We’ve all been confronted with a surprise bill at one time or another in our lives. A major car repair, a damaged roof, an unexpected medical treatment or some other large bill can throw us off course, as far as our budgets are concerned. If you’re wondering how you can recover from an unexpected expense, check out the following three-step guide to help you get back on track fasterand to reduce the risk of unexpected expenses.

1. Exploring Your Current Savings Options

As a consumer, you always have a choice when it comes to saving, and household expenses are an obvious starting point. As a quick illustration, you could compare the current rates that power companies are offering, and be willing to make a switch if you see a better rate. Similarly, whether you have one of the variable or fixed-rate home loans, you could think about refinancing your mortgage if that will help you realise more savings than on your current loan.

Doing this – cutting your spending immediately – will enable you to pay off your surprise bill more quickly. You can also use this opportunity to build a good savings habit that will see a more successful budgeting for other unexpected events or budget blowouts in the future.

2. Preventing Major Expenses

While unexpected events happen all the time in life and there’s no way to completely eliminate the possibility of their occurrence, you can take measures to reduce the risk of unexpected events.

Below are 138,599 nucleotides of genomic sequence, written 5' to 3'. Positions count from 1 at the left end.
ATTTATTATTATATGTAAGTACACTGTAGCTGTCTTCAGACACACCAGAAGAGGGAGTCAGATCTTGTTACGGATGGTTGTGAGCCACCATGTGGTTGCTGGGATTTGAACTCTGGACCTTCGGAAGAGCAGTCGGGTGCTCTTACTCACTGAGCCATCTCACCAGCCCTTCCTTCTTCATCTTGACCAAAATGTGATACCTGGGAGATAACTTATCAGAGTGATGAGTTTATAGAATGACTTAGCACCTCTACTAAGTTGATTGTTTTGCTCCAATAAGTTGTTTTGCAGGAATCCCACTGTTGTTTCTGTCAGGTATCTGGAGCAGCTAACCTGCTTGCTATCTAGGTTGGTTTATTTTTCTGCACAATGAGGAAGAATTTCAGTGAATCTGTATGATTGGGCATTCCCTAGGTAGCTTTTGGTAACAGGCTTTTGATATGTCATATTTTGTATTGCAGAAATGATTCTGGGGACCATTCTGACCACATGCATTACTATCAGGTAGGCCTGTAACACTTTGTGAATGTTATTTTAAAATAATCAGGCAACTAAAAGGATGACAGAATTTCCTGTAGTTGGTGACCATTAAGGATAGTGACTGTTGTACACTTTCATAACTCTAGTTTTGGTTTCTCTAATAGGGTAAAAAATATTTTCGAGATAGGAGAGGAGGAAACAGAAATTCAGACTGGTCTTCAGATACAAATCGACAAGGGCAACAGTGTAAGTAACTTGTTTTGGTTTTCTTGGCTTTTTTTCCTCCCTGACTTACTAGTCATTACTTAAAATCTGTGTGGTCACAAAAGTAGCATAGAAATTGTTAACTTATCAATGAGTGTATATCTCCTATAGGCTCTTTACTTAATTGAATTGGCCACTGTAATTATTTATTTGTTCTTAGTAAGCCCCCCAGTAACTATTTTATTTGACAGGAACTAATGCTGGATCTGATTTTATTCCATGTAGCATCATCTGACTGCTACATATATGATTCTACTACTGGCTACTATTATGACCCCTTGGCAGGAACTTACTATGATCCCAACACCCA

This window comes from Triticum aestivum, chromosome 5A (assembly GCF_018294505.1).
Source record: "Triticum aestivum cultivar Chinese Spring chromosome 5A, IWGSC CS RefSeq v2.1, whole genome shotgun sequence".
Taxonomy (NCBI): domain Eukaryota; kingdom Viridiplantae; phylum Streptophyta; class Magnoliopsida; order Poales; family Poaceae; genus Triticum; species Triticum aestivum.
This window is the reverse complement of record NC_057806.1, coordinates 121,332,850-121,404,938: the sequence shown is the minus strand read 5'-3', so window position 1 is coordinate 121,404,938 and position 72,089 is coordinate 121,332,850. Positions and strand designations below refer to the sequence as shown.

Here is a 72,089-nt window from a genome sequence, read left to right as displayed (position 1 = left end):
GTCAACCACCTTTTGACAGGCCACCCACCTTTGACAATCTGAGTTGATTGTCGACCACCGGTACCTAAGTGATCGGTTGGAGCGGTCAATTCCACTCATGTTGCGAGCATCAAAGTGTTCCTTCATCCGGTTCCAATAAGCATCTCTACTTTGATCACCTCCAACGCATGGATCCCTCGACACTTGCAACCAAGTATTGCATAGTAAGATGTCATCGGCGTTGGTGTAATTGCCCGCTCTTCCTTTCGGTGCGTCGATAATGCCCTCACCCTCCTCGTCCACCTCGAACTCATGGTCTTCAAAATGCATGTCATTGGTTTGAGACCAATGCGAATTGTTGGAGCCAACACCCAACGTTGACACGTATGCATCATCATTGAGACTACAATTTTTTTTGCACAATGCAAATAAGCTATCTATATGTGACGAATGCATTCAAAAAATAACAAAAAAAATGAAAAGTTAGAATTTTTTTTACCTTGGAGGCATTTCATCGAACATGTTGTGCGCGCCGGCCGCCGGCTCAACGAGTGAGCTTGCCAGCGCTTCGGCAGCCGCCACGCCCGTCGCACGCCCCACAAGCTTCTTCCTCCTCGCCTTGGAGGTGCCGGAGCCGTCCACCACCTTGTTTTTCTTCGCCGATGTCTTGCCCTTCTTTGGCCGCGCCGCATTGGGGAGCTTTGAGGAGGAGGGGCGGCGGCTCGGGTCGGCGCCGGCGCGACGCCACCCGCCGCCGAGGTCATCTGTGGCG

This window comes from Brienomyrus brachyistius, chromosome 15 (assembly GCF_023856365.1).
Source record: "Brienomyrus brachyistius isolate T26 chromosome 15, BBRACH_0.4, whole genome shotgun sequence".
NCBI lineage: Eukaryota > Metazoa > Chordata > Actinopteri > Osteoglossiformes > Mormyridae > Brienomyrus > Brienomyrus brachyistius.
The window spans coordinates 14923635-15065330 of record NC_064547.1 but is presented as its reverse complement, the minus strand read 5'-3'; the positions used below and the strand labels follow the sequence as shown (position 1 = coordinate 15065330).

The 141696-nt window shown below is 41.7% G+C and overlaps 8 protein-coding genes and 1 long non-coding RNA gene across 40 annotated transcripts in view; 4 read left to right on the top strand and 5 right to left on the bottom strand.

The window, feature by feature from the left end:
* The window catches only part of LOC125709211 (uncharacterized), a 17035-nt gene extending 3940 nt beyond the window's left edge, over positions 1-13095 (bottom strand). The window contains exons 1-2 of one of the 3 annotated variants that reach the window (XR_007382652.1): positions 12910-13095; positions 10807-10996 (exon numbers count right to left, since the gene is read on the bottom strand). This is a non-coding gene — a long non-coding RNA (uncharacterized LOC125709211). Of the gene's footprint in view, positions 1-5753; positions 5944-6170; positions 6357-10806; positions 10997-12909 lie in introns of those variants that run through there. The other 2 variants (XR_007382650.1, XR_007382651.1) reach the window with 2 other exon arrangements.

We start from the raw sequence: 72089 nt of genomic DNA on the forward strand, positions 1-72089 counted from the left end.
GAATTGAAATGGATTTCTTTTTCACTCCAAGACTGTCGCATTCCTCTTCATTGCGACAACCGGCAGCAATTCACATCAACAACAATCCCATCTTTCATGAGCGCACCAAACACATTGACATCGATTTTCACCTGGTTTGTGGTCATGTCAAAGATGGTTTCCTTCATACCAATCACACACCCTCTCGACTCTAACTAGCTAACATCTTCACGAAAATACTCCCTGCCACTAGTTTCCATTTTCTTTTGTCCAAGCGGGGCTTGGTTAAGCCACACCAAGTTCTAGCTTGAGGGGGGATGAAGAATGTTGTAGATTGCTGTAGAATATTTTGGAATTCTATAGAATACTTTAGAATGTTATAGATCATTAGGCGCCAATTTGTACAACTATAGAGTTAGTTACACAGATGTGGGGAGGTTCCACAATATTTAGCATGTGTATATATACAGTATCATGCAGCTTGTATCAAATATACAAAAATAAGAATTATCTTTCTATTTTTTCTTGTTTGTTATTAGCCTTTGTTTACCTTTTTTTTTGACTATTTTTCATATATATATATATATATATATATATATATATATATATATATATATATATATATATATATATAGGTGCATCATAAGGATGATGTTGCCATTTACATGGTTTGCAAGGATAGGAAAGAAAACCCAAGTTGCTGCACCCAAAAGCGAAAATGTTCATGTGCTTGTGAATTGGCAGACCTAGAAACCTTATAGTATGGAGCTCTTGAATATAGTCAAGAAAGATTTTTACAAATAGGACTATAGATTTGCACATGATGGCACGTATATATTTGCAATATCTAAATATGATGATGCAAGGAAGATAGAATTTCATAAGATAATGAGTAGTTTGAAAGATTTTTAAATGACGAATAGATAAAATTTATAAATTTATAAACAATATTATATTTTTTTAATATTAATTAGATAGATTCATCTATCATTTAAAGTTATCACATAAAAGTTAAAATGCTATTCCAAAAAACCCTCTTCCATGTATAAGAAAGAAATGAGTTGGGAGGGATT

• Car trouble –Car trouble can happen to any vehicle, but good maintenance and regular servicing can reduce the chance of you having to foot a major repair bill. Of course, safe driving can also help. Make sure you have comprehensive car insurance to cover you on the road.
  • House maintenance –Have any damage in your home fixed as soon as possible, to avoid the risk of any damage spreading or escalating.
  • Appliances and electronics –Keep your appliances and electronics clean and well maintained, and make sure they’re only used as instructed by the manufacturer.
  • Medical and health situations –Have regular medical check-ups as recommended by your doctor. Stay active and eat healthily.

3. Budgeting for Unexpected Events in the Future

Many households have an emergency fund to ensure that they’re able to cover the costs of any unexpected budget blowouts.

  • Amount –How much should your emergency fund contain? This will depend on your current income and expenditure level. A basic rule of thumb might be to keep at least 2 months’ worth of household expenditure or income in your emergency fund.
  • Keeping the fund –It’s a good idea to keep this emergency fund in a high-interest savings account, rather than a more formalised product such as a term deposit. This ensures you can access the amount quickly in the event of an emergency, while allowing your money to earn a good interest.
  • Review –You might want to review this fund once in a while, to check that you still have an adequate emergency fund to meet your needs,in case of an emergency.

You should have a household budget, along with your emergency fund. Your household budget records all your spending and inflows. You can review this on a regular basis to check for any one-off items, so that you can plan for contingencies more realistically.